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Witchcraft, Lycanthropy, Drugs and Disease

An Anthropological Study of the European Witch-Hunts- Second Printing


Homayun Sidky

Long before the political mass-murders witnessed in the present century, western Europe experienced another kind of holocaust – the witch-hunts of the early modern period. Condemned of flying through the air, changing into animals, and worshipping the Devil, over a hundred thousand people were brutally tortured, systematically maimed and burned alive. Why did these persecutions take place? Was it superstition, irrationality, or mass delusion that led to the witch-hunts? This study seeks explanations in the tangible actions of human actors and their worldly circumstances. The approach taken is anthropological; inferences are grounded on a wide spectrum of variables, ranging from the political and ideological practices used to mystify earthly affairs, to the logical structure of witch-beliefs, torture technology, and the role of psychotropic drugs and epidemic diseases.


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Torture: The Proof of All Proofs 117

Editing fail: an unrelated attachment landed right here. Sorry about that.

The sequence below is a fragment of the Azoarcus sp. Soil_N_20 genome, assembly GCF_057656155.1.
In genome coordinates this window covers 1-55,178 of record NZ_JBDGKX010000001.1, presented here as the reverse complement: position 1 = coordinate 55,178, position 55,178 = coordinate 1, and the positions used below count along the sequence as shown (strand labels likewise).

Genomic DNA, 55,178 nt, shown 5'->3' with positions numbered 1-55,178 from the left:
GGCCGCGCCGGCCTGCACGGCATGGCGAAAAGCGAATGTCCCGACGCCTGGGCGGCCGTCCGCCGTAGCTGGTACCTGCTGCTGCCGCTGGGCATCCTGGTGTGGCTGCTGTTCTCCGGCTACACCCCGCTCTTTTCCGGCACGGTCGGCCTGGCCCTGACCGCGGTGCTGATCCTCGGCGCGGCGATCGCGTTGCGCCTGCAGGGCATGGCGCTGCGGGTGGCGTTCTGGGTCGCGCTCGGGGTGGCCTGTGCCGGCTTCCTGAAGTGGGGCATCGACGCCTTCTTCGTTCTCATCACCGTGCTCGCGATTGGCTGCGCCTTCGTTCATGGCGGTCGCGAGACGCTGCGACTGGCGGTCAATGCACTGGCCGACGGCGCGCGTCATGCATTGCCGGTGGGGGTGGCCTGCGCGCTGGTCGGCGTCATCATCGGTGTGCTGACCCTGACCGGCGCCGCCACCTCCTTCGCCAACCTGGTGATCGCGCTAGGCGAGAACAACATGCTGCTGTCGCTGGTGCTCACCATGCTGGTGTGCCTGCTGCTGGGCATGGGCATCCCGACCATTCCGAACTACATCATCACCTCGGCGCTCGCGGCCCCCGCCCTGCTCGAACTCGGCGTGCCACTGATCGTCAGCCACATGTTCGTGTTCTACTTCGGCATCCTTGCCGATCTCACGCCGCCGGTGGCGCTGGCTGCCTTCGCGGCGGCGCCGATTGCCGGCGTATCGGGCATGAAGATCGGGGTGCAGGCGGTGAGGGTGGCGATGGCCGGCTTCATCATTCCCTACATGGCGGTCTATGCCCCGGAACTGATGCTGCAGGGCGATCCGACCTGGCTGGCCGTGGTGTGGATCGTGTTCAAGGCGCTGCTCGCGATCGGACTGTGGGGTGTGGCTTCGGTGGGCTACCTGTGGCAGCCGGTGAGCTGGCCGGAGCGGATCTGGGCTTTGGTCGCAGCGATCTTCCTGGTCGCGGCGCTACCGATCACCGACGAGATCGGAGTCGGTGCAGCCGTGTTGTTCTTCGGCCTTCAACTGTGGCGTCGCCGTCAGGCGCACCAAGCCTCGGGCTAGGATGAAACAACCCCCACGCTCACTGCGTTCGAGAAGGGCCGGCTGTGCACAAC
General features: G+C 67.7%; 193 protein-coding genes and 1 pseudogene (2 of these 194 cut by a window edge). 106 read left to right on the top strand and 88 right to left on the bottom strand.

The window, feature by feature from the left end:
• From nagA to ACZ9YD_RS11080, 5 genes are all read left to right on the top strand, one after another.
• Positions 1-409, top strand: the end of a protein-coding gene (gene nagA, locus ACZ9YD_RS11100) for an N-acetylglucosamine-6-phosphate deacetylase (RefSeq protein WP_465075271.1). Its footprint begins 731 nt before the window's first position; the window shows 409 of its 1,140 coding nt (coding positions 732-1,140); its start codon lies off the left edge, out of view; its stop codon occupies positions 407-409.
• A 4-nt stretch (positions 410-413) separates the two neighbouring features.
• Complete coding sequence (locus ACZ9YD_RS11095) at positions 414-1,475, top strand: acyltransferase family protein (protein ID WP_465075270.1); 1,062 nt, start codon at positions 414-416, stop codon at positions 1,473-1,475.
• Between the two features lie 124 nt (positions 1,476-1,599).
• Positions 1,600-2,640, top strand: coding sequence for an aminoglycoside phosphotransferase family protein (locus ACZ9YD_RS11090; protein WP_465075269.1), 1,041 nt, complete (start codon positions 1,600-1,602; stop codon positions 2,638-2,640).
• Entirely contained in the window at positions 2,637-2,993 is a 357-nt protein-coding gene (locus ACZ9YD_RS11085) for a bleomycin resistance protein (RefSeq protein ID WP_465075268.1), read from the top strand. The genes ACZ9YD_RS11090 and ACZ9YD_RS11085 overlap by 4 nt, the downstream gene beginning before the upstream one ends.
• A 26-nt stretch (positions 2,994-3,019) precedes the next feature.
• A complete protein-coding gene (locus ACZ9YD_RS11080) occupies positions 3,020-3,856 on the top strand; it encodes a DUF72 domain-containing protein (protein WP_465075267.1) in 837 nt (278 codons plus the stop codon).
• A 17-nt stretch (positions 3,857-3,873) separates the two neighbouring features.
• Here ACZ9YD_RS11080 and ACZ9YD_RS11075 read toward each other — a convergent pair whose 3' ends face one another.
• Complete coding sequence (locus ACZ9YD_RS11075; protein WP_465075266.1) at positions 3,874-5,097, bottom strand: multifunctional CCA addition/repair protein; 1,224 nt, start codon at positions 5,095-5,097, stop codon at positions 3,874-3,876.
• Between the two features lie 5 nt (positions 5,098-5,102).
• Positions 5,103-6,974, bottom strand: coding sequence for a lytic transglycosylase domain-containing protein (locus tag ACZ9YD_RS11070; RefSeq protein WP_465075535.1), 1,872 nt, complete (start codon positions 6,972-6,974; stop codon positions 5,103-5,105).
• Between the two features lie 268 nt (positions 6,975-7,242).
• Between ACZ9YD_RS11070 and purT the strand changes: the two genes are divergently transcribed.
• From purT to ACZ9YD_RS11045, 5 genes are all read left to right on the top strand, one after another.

Chapter Five Torture: The Proof of All Proofs When prosecuting people accused of witchcraft and sorcery the authorities were confronted with the problem of producing evidence: acts of witchcraft took place unseen, at night, or in faraway places. For this reason, Bodin advised that, "one accused of being a witch ought never be fully acquitted and set free unless the calumny of the accuser is clearer than the sun, inasmuch as the proof of such crimes is so obscure and so difficult that not one witch in a million would be accused or punished if the procedure were governed by the ordinary rules." 1 Witchcraft was considered crimen exceptum [an exceptional crime], a crime so horrendous that it was excluded from the customary process of law. All legal safeguards were denied the suspect, and the broadest latitude of evidence was permitted: children of irresponsible age were admitted to testify against their parents; perjurers, felons, and individuals of disrepute were invited to offer testimony; even defense lawyers could be forced to give evidence against their clients.2 Ultimately, in cases of witchcraft, torture was considered probatio probatissimi, "the proof of all proofs." In this chapter I describe the judicial torture system in great detail so that the reader may obtain a precise understanding of the force of torture in bolstering demonology and fueling the persecutions. Large-scale witch-burnings took place only where torture of the most brutal sort was employed to extract the names of accomplices. According to the historian Burr, "No confession...

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